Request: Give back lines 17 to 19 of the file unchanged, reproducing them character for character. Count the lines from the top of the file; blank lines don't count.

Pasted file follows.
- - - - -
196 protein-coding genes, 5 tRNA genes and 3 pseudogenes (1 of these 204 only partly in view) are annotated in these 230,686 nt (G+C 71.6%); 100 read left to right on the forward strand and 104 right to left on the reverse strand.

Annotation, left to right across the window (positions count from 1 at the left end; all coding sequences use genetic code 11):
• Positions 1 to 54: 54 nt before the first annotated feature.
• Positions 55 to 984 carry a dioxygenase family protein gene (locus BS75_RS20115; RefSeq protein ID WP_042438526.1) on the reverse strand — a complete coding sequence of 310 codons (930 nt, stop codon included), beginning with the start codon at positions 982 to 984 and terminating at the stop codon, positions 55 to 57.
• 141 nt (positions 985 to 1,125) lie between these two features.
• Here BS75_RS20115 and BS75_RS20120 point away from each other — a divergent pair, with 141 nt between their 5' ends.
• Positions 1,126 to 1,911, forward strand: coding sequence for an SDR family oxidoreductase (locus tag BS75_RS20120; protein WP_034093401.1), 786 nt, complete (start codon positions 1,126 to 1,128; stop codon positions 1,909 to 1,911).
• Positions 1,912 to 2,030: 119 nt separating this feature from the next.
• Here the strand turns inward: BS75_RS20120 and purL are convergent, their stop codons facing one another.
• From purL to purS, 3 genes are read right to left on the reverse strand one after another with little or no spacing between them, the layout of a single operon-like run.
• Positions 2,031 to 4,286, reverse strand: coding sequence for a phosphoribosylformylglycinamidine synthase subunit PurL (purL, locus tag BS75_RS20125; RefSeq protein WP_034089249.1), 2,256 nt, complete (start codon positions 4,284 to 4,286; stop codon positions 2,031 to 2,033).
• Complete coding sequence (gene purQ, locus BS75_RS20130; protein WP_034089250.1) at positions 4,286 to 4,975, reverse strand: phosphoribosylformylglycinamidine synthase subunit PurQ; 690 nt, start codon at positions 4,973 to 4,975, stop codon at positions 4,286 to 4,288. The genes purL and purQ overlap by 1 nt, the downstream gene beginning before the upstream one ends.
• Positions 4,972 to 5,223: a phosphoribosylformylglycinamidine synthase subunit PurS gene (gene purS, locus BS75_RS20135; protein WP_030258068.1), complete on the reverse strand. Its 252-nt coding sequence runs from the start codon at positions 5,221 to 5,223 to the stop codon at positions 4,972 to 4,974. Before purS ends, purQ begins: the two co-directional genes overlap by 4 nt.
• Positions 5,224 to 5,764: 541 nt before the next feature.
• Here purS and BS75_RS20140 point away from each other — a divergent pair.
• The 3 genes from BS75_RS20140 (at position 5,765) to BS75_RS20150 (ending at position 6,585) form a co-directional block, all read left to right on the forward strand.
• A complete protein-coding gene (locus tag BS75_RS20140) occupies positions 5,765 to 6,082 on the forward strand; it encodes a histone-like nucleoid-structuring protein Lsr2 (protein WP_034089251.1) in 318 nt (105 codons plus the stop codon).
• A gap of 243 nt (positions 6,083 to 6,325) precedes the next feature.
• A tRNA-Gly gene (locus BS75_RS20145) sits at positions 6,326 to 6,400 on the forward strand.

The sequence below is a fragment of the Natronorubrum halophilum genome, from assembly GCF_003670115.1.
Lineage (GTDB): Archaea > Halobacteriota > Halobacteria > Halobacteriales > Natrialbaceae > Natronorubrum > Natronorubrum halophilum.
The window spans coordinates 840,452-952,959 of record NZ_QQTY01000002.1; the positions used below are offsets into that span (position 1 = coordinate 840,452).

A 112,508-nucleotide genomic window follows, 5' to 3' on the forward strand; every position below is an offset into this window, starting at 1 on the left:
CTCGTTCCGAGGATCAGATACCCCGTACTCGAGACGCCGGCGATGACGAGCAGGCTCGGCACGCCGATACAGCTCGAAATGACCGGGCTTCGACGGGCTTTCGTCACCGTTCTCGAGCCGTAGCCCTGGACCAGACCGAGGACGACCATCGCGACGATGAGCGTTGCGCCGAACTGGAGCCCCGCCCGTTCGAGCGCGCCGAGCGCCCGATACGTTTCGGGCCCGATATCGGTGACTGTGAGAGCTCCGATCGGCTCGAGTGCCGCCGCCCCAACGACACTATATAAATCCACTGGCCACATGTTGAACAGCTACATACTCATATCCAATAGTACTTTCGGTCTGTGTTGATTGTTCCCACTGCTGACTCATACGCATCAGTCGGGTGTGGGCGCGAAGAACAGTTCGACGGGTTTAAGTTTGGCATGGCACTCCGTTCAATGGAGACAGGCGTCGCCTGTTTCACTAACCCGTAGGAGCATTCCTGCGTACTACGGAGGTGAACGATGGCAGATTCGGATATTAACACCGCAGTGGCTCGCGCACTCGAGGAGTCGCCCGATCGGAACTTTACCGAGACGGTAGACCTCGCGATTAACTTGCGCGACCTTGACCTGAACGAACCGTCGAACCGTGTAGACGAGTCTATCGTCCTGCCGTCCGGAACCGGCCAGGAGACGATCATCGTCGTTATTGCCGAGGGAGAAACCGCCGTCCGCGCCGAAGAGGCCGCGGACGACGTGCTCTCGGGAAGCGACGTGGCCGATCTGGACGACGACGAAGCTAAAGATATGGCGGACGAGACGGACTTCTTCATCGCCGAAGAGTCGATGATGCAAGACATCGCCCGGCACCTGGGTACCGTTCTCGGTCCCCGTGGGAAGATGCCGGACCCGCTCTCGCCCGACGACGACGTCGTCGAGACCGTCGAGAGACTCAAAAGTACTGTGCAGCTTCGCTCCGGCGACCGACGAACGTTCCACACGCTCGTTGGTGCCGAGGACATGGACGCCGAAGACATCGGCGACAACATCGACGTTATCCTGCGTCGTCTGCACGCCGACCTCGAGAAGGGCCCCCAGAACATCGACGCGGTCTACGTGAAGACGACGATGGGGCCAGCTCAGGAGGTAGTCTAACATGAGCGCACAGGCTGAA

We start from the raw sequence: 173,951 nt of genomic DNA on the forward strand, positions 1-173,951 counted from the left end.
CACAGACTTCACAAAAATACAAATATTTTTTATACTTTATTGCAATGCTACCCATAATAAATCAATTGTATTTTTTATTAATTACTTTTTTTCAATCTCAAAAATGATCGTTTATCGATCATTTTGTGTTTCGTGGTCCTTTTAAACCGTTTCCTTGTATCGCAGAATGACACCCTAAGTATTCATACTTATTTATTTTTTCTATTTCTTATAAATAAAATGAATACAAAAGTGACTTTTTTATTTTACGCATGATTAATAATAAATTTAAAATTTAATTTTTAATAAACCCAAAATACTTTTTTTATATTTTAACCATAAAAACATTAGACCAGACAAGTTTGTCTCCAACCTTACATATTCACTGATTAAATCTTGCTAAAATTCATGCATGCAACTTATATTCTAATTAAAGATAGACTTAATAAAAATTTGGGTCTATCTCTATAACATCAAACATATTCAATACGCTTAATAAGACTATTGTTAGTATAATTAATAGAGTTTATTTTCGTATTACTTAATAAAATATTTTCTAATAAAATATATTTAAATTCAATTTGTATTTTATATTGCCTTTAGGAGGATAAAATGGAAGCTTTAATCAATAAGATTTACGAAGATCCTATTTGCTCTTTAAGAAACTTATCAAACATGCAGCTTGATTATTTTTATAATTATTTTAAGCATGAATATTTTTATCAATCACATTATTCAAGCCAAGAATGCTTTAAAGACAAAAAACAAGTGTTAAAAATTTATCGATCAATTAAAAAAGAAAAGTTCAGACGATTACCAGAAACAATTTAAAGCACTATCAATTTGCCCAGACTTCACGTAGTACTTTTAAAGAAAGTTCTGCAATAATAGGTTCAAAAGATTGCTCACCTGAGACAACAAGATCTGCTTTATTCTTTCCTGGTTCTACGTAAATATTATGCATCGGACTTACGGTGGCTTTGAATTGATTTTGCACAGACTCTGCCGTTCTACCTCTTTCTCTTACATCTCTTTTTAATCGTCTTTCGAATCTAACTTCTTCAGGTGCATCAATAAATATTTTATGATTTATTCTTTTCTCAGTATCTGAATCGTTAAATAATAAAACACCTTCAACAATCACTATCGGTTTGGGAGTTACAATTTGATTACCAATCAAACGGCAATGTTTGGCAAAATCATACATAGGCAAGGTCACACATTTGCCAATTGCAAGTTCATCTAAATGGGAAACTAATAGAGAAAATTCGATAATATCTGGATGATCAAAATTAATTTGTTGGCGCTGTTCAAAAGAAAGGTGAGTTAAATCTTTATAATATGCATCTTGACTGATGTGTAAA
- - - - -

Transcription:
• A complete protein-coding gene (locus tag BS75_RS20140) occupies positions 5,765 to 6,082 on the forward strand; it encodes a histone-like nucleoid-structuring protein Lsr2 (protein WP_034089251.1) in 318 nt (105 codons plus the stop codon).
• A gap of 243 nt (positions 6,083 to 6,325) precedes the next feature.
• A tRNA-Gly gene (locus BS75_RS20145) sits at positions 6,326 to 6,400 on the forward strand.